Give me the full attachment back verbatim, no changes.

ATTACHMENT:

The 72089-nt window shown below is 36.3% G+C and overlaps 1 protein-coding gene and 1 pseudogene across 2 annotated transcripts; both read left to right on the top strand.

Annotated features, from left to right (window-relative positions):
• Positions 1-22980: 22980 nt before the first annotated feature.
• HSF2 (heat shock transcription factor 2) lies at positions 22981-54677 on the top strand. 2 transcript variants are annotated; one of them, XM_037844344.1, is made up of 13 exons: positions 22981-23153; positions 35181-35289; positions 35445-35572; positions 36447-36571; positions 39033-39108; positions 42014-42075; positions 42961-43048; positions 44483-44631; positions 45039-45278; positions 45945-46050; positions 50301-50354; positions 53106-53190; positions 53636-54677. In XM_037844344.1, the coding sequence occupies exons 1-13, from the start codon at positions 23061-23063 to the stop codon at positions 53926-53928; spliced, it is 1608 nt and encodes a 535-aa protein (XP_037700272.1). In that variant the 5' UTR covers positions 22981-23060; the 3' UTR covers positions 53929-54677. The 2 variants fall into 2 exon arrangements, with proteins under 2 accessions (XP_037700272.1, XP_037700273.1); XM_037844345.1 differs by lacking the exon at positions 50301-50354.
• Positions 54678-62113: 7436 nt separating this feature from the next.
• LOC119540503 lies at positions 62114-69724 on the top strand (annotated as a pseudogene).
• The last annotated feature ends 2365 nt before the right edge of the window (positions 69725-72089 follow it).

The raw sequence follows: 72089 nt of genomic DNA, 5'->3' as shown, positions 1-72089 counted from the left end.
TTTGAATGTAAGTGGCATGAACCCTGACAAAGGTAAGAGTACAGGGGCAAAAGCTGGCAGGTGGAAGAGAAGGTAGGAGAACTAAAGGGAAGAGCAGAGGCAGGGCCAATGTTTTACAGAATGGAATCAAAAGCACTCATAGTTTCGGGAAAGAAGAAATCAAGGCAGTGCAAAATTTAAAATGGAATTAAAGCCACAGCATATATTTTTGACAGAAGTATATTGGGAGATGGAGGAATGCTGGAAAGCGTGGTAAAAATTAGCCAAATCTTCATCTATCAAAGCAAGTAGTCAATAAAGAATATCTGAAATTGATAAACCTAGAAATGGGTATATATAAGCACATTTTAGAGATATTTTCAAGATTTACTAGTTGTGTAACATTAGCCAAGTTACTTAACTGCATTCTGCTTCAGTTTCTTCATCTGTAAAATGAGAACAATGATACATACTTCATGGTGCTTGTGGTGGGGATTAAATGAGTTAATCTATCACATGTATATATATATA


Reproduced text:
The 72089-nt window shown below is 36.3% G+C and overlaps 1 protein-coding gene and 1 pseudogene across 2 annotated transcripts; both read left to right on the top strand.

Annotated features, from left to right (window-relative positions):
• Positions 1-22980: 22980 nt before the first annotated feature.
• HSF2 (heat shock transcription factor 2) lies at positions 22981-54677 on the top strand. 2 transcript variants are annotated; one of them, XM_037844344.1, is made up of 13 exons: positions 22981-23153; positions 35181-35289; positions 35445-35572; positions 36447-36571; positions 39033-39108; positions 42014-42075; positions 42961-43048; positions 44483-44631; positions 45039-45278; positions 45945-46050; positions 50301-50354; positions 53106-53190; positions 53636-54677. In XM_037844344.1, the coding sequence occupies exons 1-13, from the start codon at positions 23061-23063 to the stop codon at positions 53926-53928; spliced, it is 1608 nt and encodes a 535-aa protein (XP_037700272.1). In that variant the 5' UTR covers positions 22981-23060; the 3' UTR covers positions 53929-54677. The 2 variants fall into 2 exon arrangements, with proteins under 2 accessions (XP_037700272.1, XP_037700273.1); XM_037844345.1 differs by lacking the exon at positions 50301-50354.
• Positions 54678-62113: 7436 nt separating this feature from the next.
• LOC119540503 lies at positions 62114-69724 on the top strand (annotated as a pseudogene).
• The last annotated feature ends 2365 nt before the right edge of the window (positions 69725-72089 follow it).

The raw sequence follows: 72089 nt of genomic DNA, 5'->3' as shown, positions 1-72089 counted from the left end.
TTTGAATGTAAGTGGCATGAACCCTGACAAAGGTAAGAGTACAGGGGCAAAAGCTGGCAGGTGGAAGAGAAGGTAGGAGAACTAAAGGGAAGAGCAGAGGCAGGGCCAATGTTTTACAGAATGGAATCAAAAGCACTCATAGTTTCGGGAAAGAAGAAATCAAGGCAGTGCAAAATTTAAAATGGAATTAAAGCCACAGCATATATTTTTGACAGAAGTATATTGGGAGATGGAGGAATGCTGGAAAGCGTGGTAAAAATTAGCCAAATCTTCATCTATCAAAGCAAGTAGTCAATAAAGAATATCTGAAATTGATAAACCTAGAAATGGGTATATATAAGCACATTTTAGAGATATTTTCAAGATTTACTAGTTGTGTAACATTAGCCAAGTTACTTAACTGCATTCTGCTTCAGTTTCTTCATCTGTAAAATGAGAACAATGATACATACTTCATGGTGCTTGTGGTGGGGATTAAATGAGTTAATCTATCACATGTATATATATATA